The Government has set out its stall with an economic policy of higher taxes and spending cuts to deal with a colossal budget deficit. The consequence is that, to avoid further recession, the UK economy requires a very relaxed monetary policy – which is likely to mean a prolonged period of historically low interest rates.
Although government economic policy is dealing with the greatest need, it is often overlooked that the current strategy penalises those individuals who have no debt, but have accrued capital through savings and are now dependent upon the interest that can be earned from it. Although some may have delayed the pain of lower savings interest – by locking into fixed rates a couple of years ago – many of these arrangements are now maturing in an environment of meagre interest rates.
Many savers who have traditionally pursued a deposit-based (bank, building society and National Savings) strategy for their savings live in hope that interest rates will soon begin to rise again. My view is that they will have to wait a long time. Perhaps a better approach is to rethink the strategy entirely, so as to reflect the current fiscal environment.
So, what action is needed? Firstly, those dependent on generating an income from their savings have to accept that a deposit-based financial strategy is no longer a viable solution. For many, this is something of a re-education – getting away from the mindset that the only money you can spend is interest generated from a capital sum. The important thing is that your capital produces a return; it is less relevant whether this is interest or growth, as both can be harvested to provide the cash flow required.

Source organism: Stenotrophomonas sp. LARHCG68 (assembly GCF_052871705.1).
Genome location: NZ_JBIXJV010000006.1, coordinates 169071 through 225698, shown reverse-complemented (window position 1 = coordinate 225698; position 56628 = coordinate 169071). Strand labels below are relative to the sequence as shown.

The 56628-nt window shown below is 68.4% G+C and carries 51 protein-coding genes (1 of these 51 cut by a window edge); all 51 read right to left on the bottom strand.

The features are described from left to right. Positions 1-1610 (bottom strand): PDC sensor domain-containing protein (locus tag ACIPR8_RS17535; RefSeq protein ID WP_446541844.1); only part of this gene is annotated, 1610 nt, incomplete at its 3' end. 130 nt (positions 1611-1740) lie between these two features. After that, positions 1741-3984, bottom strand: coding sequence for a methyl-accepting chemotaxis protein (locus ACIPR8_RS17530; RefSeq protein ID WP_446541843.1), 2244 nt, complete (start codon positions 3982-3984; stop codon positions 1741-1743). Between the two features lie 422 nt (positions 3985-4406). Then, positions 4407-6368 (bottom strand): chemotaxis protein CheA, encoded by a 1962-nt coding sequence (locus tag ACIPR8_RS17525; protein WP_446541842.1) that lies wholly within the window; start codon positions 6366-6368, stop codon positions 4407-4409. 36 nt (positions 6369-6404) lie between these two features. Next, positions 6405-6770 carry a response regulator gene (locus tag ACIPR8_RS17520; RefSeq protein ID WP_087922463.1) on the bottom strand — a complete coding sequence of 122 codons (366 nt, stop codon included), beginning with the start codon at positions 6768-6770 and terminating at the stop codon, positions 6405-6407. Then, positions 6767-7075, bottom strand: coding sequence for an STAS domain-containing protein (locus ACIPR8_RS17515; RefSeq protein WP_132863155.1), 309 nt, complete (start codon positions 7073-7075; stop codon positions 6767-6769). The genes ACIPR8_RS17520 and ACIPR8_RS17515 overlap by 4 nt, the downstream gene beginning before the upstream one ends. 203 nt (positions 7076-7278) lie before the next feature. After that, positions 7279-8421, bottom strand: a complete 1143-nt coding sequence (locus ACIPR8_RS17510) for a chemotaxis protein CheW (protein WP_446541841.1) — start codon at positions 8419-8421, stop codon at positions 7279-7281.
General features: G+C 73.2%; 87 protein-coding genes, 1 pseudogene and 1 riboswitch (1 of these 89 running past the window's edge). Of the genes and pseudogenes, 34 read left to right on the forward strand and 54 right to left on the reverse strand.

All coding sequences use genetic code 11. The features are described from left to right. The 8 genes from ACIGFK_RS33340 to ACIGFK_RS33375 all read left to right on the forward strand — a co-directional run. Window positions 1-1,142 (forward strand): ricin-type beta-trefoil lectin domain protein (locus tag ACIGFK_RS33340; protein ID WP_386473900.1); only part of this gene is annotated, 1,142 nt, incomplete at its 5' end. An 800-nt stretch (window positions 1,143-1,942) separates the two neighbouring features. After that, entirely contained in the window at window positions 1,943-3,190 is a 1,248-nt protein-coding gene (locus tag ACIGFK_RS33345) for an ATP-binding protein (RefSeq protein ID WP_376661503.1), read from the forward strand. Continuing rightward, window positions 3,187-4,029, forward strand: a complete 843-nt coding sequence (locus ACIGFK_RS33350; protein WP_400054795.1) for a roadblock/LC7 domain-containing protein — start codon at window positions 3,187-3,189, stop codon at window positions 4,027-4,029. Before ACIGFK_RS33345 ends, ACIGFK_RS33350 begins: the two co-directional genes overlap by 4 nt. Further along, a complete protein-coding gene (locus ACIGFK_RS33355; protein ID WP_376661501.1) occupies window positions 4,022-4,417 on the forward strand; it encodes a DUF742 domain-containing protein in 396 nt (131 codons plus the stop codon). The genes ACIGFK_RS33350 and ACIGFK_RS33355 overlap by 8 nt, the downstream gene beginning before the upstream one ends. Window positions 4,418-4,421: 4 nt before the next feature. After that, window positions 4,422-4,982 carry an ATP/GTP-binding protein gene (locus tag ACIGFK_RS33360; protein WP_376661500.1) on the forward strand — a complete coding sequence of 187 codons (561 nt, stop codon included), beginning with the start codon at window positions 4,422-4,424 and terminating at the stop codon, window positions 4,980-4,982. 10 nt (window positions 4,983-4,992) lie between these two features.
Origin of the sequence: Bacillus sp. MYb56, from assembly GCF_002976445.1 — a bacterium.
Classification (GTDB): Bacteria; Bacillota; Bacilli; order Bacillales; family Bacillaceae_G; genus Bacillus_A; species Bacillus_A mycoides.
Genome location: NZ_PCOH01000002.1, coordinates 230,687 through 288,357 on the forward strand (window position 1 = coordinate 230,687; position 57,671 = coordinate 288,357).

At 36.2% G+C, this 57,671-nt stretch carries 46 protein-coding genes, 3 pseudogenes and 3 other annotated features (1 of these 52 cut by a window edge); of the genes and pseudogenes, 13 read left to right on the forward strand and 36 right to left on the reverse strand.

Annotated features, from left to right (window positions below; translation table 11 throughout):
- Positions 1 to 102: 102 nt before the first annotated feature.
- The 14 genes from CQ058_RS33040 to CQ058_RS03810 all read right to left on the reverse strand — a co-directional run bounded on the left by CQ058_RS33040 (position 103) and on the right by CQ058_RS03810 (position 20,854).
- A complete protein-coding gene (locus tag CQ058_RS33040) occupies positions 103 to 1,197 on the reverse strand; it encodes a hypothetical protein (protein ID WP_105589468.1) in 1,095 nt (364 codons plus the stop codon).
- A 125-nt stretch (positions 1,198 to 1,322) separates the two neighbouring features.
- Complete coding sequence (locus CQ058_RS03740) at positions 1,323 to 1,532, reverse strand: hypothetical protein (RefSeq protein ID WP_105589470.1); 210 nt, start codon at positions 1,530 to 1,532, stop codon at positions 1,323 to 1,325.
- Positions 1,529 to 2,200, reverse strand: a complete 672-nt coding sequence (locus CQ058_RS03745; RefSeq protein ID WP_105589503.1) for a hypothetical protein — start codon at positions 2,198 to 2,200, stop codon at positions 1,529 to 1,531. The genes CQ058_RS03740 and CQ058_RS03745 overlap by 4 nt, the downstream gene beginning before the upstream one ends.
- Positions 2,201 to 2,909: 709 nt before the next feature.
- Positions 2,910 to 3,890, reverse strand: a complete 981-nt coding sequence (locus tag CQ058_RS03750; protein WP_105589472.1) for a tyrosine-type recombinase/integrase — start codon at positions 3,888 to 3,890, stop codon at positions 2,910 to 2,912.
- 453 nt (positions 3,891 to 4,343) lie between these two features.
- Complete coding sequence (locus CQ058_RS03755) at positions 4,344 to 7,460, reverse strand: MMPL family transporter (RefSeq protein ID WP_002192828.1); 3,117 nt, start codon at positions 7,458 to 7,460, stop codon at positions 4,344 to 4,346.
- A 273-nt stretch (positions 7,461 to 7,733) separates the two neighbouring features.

Of course, a sufficient reserve should be held for known future capital expenditure – for instance to replace a car or pay for a holiday. There should also be a contingency fund to help deal with the unexpected. Once these provisions have been made, it is a case of considering which investment options best suit your needs.
These days, you don’t require millions of pounds in order to establish a diverse and sophisticated investment strategy; modern investment platforms, available to independent financial advisers, can provide a low-cost and effective mechanism. A lump sum investment of, say, £100,000 would be sufficient to establish a bespoke portfolio that could spread your money across all of the main asset classes – gilts, corporate bonds, commercial property, equities, commodities and so on – and some specialist asset classes, such as absolute return and gold. Your adviser could then predict a realistic average rate of return from the portfolio, to be stripped out as a monthly cashflow.
It’s important to keep the relationship between returns and amounts withdrawn under periodic review, and to make changes from time to time to reflect actual events. And, whatever you do, be prepared to think outside the box – diversify your investments and don’t suffer in silence.